- As should surprise no one, I have little but disdain for the ethics and the intelligence of the music-distribution segment of the entertainment industry. That some elements are starting to wake up, by authorizing limited availability of lyrics online, does little to change that. We're still stuck with the inanity of the so-called "broadcast royalty," and in particular with a content-insensitive basis for those "royalties," despite all the strangeness surrounding classical music (even if that article concerns itself with purchased recordings, it implies a great deal about broadcast). And this just worms its way back around to the distinction among musical composition, musical recording, and musical performance.
- It helps to remember that that net profits don't exist. The guys at Enron may have been the smartest guys in the room, but their creative accounting had nothing on the music and film segments of the entertainment industry! A lot of people simply don't realize that functionally, the typical music-recording contract acts a great deal more like a vanity publishing contract than anything else...
- Of course, the publishing industry isn't exactly sure how to market its wares. On the one hand, we have the continued musings on Harry Potter and the Cauldron of Marketing, which seem to miss the point as widely as anything else. On the other, it has no clue whatsoever concerning online/electronic availability of literary works, whether as whole books or through search engines (leaving aside, for the moment, whether the publishers even have the right to make this decision...).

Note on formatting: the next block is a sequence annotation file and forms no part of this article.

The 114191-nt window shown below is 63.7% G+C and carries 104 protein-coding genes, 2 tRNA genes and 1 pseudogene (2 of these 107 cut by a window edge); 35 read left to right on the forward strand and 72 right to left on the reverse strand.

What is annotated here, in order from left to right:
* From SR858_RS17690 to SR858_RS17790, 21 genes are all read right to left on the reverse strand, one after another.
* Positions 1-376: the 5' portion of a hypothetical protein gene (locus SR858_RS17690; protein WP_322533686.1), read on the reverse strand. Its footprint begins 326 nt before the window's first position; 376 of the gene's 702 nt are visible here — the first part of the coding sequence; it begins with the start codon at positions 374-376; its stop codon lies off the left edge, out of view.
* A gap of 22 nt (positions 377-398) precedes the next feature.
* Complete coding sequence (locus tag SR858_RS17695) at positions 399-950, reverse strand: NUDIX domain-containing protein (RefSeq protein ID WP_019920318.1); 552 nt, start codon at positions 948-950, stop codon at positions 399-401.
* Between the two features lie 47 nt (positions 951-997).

- Here's a surprise for you: Microsoft may have outsmarted itself with its most-recent attempts to include science-writing-friendly features in its Office family of products. Science and Nature have both announced that Word2007 documents are not acceptable, whether merely translated using a file format converter or in the "new" formats. Hint to the guys in Redmond: Complying with existing standards is usually a good idea. So is asking the opinions of the people stuck complying with those standards.
- Last, and probably least, there's this disturbing juxtaposition of three seemingly unrelated items: Valerie Plame's (Wilson's) troubles getting her memoirs approved by the CIA; Ray Bradbury's revisionist statement of authorial intent concerning a famous novel about censorship (with all due respect, Mr Bradbury, you don't get to define what your work means at most, only what you intended it to mean); and parodies of Star Wars... like this one. File this item under "revisionism and authorial control."
05 June 2007
at 07:40 [UTC8]
This particular collection of miscellaneous items doesn't even begin to scratch the surface of what's out there. You'll not find much commentary on the dismissal of charges at Gitmo (good for the judges), or the Joyce copyright settlement (the linked article barely scratches the surface). I won't even give the FCC the raspberry it so richly deserves after the Second Circuit's smackdown yesterday (although I'm not entirely sure what Judge Leval thought he was doing in his internally inconsistent dissent). No, I'll just stick to the little stuff.